Kwanzaa Celebration in Oak Cliff, Dallas

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By Arielle Johnson

It was a frigid night in Dallas, the night of December 30th of 2017, as Brothers and Sisters from the Dallas/Fort Worth Metroplex gathered at the Act of Change, Institute of Cultural Arts to special occasions – the birth and life of the Act of Change Founder, Esudele Fagbenro and the fifth principle of Kwanzaa, Nia, which means purpose. Attendees of the dual purpose celebration were treated to a spread of vegetarian dishes and birthday cake. Someone even took the time to prepare a bean pie to bring to the spread.

The celebration began when one of the male elders started praying to the spirit of Esudele Fagbenro. Moments later he solicited our direct participation by asking us to call out the names of our loved ones who have passed on and our ancestors. By doing so, we were being given an opportunity to show respect to the foundation they laid for us during their time on earth and meditate on our hopes for the future. Also, with the pouring of libations, we were inviting their spirits to join our gathering.

After the crowd received the blessings of their ancestors for the event, Dr. Pam Safisha Hill, the Director and Administrator of the Act of Change, Institute of Cultural Arts stood before the crowd and welcomed everyone to the Kwanzaa celebration. She asked everyone to prepare themselves for the treat they were about to witness which involved lip-syncing. What she didn’t tell the audience, was that they were about to witness a full-scaled production, which had to have been previously rehearsed, because it was flawless. And while she admitted the slight coolness in the air many of the guests felt, was due to the failure of the central heating system, she reminded us our melanin would keep us warm. Later on in the evening, those very words proved to be true as the room appeared to heat up as the night progressed. A majority of the crowd stayed from beginning to end.

The show was hosted by Safisha Hill, the daughter of Dr. Hill, who we later found out was also a very talented lip-syncer. But the very first act to dazzle us with their lip syncing abilities was a group that consisted of two girls and a guy, who mouthed the words to “Caroline” by Outkast. In reality, he was a much more slender version of Andre 3000, but his hair was absolutely on point with the gigantic afro wig he donned.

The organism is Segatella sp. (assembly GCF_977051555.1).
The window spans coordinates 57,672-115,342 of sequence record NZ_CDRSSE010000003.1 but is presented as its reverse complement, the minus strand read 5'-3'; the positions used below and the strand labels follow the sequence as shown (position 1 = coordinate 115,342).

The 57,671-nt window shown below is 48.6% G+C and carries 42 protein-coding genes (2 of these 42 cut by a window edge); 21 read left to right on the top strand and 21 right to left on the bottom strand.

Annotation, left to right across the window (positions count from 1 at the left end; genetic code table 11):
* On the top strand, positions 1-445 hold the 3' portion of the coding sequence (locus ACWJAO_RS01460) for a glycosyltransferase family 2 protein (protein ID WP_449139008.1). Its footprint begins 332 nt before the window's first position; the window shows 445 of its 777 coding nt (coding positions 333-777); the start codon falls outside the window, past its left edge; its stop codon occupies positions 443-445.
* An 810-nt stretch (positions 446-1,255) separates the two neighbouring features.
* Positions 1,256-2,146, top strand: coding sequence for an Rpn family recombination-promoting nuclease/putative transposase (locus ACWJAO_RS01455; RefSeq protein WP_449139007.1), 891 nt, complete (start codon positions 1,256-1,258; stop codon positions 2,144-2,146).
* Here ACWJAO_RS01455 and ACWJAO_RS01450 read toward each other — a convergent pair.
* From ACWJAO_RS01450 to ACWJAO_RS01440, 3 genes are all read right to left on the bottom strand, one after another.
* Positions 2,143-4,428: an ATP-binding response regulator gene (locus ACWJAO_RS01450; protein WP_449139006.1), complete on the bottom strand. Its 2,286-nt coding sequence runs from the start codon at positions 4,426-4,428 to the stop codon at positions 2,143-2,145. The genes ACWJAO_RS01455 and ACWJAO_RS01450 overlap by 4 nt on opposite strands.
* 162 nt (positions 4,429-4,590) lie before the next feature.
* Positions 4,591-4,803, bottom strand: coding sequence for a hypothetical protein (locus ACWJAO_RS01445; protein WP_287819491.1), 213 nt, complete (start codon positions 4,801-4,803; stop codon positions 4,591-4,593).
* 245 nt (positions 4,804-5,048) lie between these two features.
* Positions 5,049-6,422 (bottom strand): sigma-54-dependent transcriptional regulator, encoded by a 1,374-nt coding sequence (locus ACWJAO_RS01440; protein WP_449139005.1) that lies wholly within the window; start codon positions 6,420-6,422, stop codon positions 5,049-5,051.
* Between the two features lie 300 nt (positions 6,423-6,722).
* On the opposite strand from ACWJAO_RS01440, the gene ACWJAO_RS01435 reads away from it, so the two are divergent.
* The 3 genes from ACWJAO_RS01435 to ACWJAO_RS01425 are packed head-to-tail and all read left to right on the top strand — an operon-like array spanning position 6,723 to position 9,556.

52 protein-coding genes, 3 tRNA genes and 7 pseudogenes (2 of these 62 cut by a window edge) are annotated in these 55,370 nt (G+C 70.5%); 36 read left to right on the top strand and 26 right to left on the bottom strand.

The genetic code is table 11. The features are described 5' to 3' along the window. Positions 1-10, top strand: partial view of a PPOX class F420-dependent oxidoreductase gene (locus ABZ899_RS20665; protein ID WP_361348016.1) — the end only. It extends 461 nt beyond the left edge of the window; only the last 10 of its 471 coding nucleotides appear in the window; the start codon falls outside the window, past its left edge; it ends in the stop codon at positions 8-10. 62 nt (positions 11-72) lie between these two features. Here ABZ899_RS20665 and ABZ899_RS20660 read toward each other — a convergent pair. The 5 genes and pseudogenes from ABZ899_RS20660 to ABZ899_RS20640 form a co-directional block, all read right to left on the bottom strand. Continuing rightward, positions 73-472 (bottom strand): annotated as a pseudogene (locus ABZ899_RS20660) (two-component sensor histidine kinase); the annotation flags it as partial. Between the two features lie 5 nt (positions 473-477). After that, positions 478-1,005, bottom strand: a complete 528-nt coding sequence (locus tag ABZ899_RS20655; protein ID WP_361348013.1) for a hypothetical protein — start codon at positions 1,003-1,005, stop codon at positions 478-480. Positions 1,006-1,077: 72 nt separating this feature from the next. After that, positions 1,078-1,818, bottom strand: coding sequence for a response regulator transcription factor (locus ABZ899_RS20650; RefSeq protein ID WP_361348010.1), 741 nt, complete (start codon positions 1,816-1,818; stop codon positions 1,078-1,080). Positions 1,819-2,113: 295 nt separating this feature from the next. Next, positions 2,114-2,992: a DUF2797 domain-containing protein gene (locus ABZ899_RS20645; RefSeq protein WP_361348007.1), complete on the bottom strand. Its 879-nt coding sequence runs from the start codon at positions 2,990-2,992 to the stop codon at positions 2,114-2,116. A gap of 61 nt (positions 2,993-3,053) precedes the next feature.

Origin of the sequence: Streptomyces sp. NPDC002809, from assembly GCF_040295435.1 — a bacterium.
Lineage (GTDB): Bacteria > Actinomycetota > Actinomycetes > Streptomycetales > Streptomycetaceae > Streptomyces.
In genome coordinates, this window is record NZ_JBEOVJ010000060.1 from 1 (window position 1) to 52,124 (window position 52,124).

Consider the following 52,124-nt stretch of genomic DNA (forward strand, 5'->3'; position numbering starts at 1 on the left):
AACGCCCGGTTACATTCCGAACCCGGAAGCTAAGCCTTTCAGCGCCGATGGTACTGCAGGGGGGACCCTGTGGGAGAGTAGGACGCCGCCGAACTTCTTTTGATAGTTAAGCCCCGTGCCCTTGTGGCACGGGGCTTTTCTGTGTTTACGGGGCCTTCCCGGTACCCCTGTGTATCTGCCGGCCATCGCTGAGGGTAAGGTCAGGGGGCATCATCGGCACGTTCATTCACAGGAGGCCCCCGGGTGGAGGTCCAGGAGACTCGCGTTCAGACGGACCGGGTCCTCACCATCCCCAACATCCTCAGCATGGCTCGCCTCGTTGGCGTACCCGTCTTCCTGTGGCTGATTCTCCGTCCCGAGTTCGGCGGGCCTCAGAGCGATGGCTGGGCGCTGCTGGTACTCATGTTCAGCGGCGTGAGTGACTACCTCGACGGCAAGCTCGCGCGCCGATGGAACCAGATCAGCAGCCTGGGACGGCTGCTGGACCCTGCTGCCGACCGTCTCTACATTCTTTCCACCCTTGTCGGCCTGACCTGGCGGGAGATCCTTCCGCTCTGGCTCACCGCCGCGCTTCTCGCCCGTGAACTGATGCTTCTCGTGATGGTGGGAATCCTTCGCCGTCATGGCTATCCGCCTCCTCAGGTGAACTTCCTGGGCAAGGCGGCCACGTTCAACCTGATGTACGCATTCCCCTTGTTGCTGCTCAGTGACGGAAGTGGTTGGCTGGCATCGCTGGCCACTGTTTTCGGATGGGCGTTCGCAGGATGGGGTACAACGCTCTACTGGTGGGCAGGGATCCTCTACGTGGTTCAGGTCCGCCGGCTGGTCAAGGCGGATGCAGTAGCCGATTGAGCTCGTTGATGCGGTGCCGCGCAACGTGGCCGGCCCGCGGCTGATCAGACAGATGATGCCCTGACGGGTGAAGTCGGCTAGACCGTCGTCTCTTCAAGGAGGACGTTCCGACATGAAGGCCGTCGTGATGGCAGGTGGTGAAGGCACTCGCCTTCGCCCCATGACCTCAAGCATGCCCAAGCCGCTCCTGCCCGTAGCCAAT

Often when we think of lip-syncing, we think of an individual doing their best to mouth the words to a song by making sure the inaudible expression of the words are delivered in a timely fashion. A person cannot lip sync if their delivery is not synchronized with the playback of the song. But what made this production extra special, was the performers took the time to study the artists whose songs they chose to use. They carried out this part of their performances so well that at times we thought we were in room with the actual recording artists.

But the showstopper of the evening, beyond a shadow of a doubt, was Chuck Berry. Larome Armstrong, the author of “The Beatles, The Rolling Stones and the Power of Black Music”, came out on the stage with his unplugged guitar and immediately captured the attention of the audience as Chuck Berry’s chart-topping song, “Maybelline,” played in the background. He danced around with that guitar as if he had a partner and even gave us a few splits. Mr. Armstrong must have studied Chuck Berry for a while, because he even stretched his eyes as wide as he could, in Chuck Berry fashion to put emphasis on some of his words. During his performance, the crowd laughed and hollered with delight. The only disappointment for the audience may have been that his performance appeared to be too short.

Another stellar performance came from Xae Mitchell. In a matter of minutes, he went from welcoming guests to the show at the entrance, to leaning on two women as he appeared to need assistance ascending the stairs on the way to the stage wearing a pair of black raybans. Wow…he transformed himself into Ray Charles and sat there and rocked back and forth as he sang. Every now and then, just like Ray used to do, he would throw his neck back and scratch the left of right side of his chest. And his back up singers…they gave just as good of a performance by falling on top of him as they alternated on the singing parts in the song, “Night and Day”.

For all the Aretha Franklin fans, there was Iyamode Fagbenro. She came out and commanded her R-E-S-P-E-C-T. Before she began her performance, she reminded us that Aretha Franklin had gone through a few weight transformations, but she was the bigger version. In her beautiful african attire, she got out there and lip-synced for us and even danced a little.

The Act of Change, Institute of Cultural Arts is located at 3200 S. Lancaster, Dallas, TX in Suite 623. It is located behind DD’s Discount store. Esudele Fagbenro, the Founder, was impacted by what he saw and heard at Farrakhan’s Million Man March. When he returned to Dallas from the gathering, he began to organize his vision of helping people of color reach their fullest potential.

Snippets of all of the performances mentioned in this article, will be available on the AframNews.com website in the coming week.

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